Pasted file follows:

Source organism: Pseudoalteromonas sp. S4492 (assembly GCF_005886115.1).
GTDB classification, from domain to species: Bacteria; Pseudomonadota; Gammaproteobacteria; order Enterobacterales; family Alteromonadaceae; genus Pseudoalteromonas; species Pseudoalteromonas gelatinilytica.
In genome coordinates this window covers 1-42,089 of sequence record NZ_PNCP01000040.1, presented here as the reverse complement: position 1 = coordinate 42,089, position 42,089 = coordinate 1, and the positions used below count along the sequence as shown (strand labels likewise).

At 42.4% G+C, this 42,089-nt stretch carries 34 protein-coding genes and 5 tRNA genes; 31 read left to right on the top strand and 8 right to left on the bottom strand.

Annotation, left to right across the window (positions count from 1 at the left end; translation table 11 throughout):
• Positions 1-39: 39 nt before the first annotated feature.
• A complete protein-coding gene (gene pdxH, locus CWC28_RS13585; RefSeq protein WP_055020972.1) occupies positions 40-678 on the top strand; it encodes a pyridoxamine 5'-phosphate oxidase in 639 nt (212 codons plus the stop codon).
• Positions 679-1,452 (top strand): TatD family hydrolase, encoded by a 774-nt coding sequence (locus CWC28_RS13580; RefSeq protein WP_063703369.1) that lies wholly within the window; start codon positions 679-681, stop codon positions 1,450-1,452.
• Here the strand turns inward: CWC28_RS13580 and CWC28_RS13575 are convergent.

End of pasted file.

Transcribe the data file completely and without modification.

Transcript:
Source organism: Pseudoalteromonas sp. S4492 (assembly GCF_005886115.1).
GTDB classification, from domain to species: Bacteria; Pseudomonadota; Gammaproteobacteria; order Enterobacterales; family Alteromonadaceae; genus Pseudoalteromonas; species Pseudoalteromonas gelatinilytica.
In genome coordinates this window covers 1-42,089 of sequence record NZ_PNCP01000040.1, presented here as the reverse complement: position 1 = coordinate 42,089, position 42,089 = coordinate 1, and the positions used below count along the sequence as shown (strand labels likewise).

At 42.4% G+C, this 42,089-nt stretch carries 34 protein-coding genes and 5 tRNA genes; 31 read left to right on the top strand and 8 right to left on the bottom strand.

Annotation, left to right across the window (positions count from 1 at the left end; translation table 11 throughout):
• Positions 1-39: 39 nt before the first annotated feature.
• A complete protein-coding gene (gene pdxH, locus CWC28_RS13585; RefSeq protein WP_055020972.1) occupies positions 40-678 on the top strand; it encodes a pyridoxamine 5'-phosphate oxidase in 639 nt (212 codons plus the stop codon).
• Positions 679-1,452 (top strand): TatD family hydrolase, encoded by a 774-nt coding sequence (locus CWC28_RS13580; RefSeq protein WP_063703369.1) that lies wholly within the window; start codon positions 679-681, stop codon positions 1,450-1,452.
• Here the strand turns inward: CWC28_RS13580 and CWC28_RS13575 are convergent.